Mechling told me Mt. Baker introduced this age verification system for customers in California after the law changed to require it, and the company’s sales in that state have since dropped by 50 percent.

“Nobody wants to take that stupid selfie,” he said, noting it was both time consumer and a security concern for some customers.

Regulation in this industry is important and necessary, both to keep the products out of the hands of teens—who are increasingly interested in vaping—and to ensure the safety of the products adults are using. But the industry is worried over-regulation could put up too many barriers and limit the number of smokers who are able to get the harm reduction benefits of vaping.

One of the biggest concerns isn’t these immediate changes, but the long-term ramifications of the new rules. Manufacturers now have two years to file lengthy, expensive paperwork to register their products. Each flavor and nicotine strength of a company’s e-liquid (many companies produce hundreds of flavors and nicotine combinations) has to be registered.

The FDA has relaxed the requirements, now allowing manufacturers to submit all their products under one application, and the agency estimates these applications will cost between $117,000 and $466,000, not the millions it had previously estimated. But it’s still a lengthy and expensive process that many vape businesses simply can’t afford. This means the variety and size of the market is likely to shrink dramatically over the next two years.

There’s a chance that could change if Congress passes a law to amend a date in the deeming regulations that would grandfather-in all the existing vape products. There have been a few bills introduced to do just that, and many in the industry continue to lobby for the change. But for now, everybody must accept the new climate: a stricter, more structured vaping market. And no free samples.
Title: Re: Vaping's Dirty Little Secret
Post by: spuwho on August 09, 2016, 11:59:51 AM
 Vaping does have some health risks.  The delivery of the flavor when the coil is hot is done via glycol. The same stuff used for anti-freeze. Thats why a vape exhale cloud is so large and lasts longer.

Per the EPA:

Ethylene glycol has many uses, including as antifreeze in cooling and heating systems, in hydraulic brake fluids, and as a solvent.  Acute (short-term) exposure of humans to ethylene glycol by ingesting large quantities causes three stages of health effects: central nervous system (CNS) depression, followed by cardiopulmonary effects, and later renal damage.  The only effects noted in one study of individuals exposed to low levels of ethylene glycol by inhalation for about a month were throat and upper respiratory tract irritation.  Rats and mice chronically (long-term) exposed to ethylene glycol in their diet exhibited signs of kidney toxicity and liver effects.  Several studies of rodents exposed orally or by inhalation showed ethylene glycol to be fetotoxic.  An epidemiologic study on renal cancer mortality did not find an increased risk for workers exposed to ethylene glycol.  EPA has not classified ethylene glycol for carcinogenicity.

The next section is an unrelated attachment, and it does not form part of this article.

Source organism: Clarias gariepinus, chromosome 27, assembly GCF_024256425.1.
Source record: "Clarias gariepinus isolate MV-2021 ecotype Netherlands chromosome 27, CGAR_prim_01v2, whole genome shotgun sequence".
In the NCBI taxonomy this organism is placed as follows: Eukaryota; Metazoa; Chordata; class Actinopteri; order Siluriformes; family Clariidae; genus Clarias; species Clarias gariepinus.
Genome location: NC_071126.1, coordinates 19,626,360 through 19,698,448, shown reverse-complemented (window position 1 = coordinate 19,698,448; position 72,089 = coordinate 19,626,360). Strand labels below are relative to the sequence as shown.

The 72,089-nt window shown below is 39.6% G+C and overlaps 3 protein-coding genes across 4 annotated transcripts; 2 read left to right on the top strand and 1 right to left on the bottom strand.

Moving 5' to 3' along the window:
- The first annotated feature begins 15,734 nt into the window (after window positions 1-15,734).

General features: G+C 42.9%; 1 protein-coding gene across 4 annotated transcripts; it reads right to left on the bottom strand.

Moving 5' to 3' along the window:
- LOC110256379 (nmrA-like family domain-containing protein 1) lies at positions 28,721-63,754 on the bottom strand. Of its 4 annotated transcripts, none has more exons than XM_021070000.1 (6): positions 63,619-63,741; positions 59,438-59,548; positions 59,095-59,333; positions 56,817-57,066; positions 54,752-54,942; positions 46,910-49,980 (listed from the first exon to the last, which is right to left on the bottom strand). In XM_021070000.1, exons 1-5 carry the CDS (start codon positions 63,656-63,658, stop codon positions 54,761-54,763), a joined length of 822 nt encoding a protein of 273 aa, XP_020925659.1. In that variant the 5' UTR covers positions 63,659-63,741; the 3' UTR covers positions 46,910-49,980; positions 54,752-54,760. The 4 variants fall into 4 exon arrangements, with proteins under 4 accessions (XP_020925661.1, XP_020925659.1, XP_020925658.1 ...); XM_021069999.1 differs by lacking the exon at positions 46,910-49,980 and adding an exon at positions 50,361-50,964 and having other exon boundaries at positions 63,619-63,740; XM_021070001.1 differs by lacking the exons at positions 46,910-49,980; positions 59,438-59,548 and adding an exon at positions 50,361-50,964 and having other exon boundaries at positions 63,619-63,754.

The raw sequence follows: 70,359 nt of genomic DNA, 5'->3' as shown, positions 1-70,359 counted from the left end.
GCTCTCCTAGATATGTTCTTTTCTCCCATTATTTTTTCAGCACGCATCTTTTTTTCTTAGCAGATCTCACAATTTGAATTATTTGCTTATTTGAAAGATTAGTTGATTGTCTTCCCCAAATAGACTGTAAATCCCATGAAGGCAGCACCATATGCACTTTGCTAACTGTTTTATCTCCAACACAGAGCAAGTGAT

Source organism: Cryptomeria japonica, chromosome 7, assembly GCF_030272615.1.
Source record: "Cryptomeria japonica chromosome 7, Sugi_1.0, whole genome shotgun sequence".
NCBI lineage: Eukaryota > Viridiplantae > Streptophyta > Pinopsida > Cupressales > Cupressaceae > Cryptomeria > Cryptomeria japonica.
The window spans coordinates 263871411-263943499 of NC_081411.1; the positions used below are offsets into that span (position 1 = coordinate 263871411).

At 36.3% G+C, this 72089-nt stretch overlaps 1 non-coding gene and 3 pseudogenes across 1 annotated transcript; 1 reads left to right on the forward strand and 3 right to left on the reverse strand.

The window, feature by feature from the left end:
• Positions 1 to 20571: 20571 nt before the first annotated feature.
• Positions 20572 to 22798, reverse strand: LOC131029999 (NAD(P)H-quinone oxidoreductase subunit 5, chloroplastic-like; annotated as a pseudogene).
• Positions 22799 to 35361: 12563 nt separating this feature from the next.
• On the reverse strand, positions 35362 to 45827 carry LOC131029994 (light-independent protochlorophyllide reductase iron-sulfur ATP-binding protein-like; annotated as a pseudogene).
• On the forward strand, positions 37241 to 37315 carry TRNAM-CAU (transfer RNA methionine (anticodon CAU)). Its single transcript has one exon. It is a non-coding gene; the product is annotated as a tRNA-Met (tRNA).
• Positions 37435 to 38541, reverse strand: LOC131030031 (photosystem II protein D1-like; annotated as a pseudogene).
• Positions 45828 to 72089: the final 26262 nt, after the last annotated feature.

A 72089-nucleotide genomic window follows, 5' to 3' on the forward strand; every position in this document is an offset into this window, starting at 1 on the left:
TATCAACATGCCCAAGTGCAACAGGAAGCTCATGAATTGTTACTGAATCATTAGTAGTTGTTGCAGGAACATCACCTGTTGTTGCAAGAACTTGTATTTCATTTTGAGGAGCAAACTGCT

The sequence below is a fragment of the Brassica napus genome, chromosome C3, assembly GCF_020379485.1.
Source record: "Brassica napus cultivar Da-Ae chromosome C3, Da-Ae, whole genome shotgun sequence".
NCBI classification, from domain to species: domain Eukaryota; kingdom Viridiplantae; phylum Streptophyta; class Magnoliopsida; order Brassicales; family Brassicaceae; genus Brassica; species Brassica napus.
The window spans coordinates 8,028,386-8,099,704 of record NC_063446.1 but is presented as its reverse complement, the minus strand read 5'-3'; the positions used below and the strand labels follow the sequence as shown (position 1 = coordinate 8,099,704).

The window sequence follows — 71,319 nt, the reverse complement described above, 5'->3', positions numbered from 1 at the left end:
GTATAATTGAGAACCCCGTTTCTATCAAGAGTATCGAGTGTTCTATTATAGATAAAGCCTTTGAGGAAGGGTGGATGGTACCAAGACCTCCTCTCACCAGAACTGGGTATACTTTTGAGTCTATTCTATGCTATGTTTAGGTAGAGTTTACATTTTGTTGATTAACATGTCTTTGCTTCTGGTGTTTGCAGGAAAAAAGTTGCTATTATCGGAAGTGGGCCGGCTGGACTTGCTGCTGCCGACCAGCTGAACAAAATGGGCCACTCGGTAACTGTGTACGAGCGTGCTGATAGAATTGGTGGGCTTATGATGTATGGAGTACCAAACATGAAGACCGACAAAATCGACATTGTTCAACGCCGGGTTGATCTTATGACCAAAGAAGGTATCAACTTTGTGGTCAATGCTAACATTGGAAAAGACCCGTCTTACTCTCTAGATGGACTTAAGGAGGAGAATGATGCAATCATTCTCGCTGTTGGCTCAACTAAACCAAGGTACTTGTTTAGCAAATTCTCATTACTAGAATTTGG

Title: Re: Vaping's Dirty Little Secret
Post by: BridgeTroll on September 09, 2019, 08:46:01 AM
Soooo... Three years after I began this topic...  This shit is scary.  This product is totally unregulated or monitored... especially the THC juice.

https://www.businessinsider.com/timeline-of-vape-related-illnesses-and-deaths-2019-9

Quote
The mysterious spate of vape-related deaths and illnesses continues to grow, confounding experts. Here's what officials knew and when.
Jeremy Berke 6m

The mysterious spate of vaping-related illnesses and deaths continues to grow.

On Friday the Center for Disease Control announced that at least 450 possible cases of vape-related illnesses have been reported in 33 states across the US. The illnesses have reportedly claimed at least five lives already, and doctors and other health experts fear their could be more on the way.

"While the investigation is ongoing, CDC has advised that individuals consider not using e-cigarettes, because as of now, this is the primary means of preventing the severe lung disease," Dr. Dana Meaney-Delman of the CDC said on a Friday press call, reports Business Insider's Hilary Brueck.

While it's not yet clear what exactly is causing these illnesses, it seems to affect younger people — mostly men — who are vaporizing cannabinoids like THC.

The culprit, according to some experts, are chemicals like vitamin-E acetate that are used to emulsify THC and CBD in illegal, unregulated vaporizers.

"Even if most lung-injury cases are traced to chemicals used to emulsify THC or CBD into illegal vaping "juices," it doesn't let legally sold, nicotine-based e-cigs off the hook. They must do more to ensure safety of their products by engaging review process and ending youth use," Dr. Scott Gottlieb, the former FDA commissioner, said on Friday.

"Legitimate e-liquids are generally based on chemicals that are water-soluble, not oils that can cause acute lung injury. High levels of vitamin E acetate were found in nearly all cannabis-containing vapes tested by NYS Department of Health. Nobody should use illegal vape products," Gottlieb said.

Here's what officials knew when. We'll update this as more information comes to light:

August 17:

CDC officials say they are actively investigating almost 94 cases of vape-related illnesses in 14 states. That number would grow to 200 cases in 22 states.

Officials haven't yet determined the specific causes of the illness, but it is thought that oils and chemicals used to emulsify THC, CBD, and nicotine in illicit vapes is to blame.

August 23:

The first vape-related death is reported in Illinois.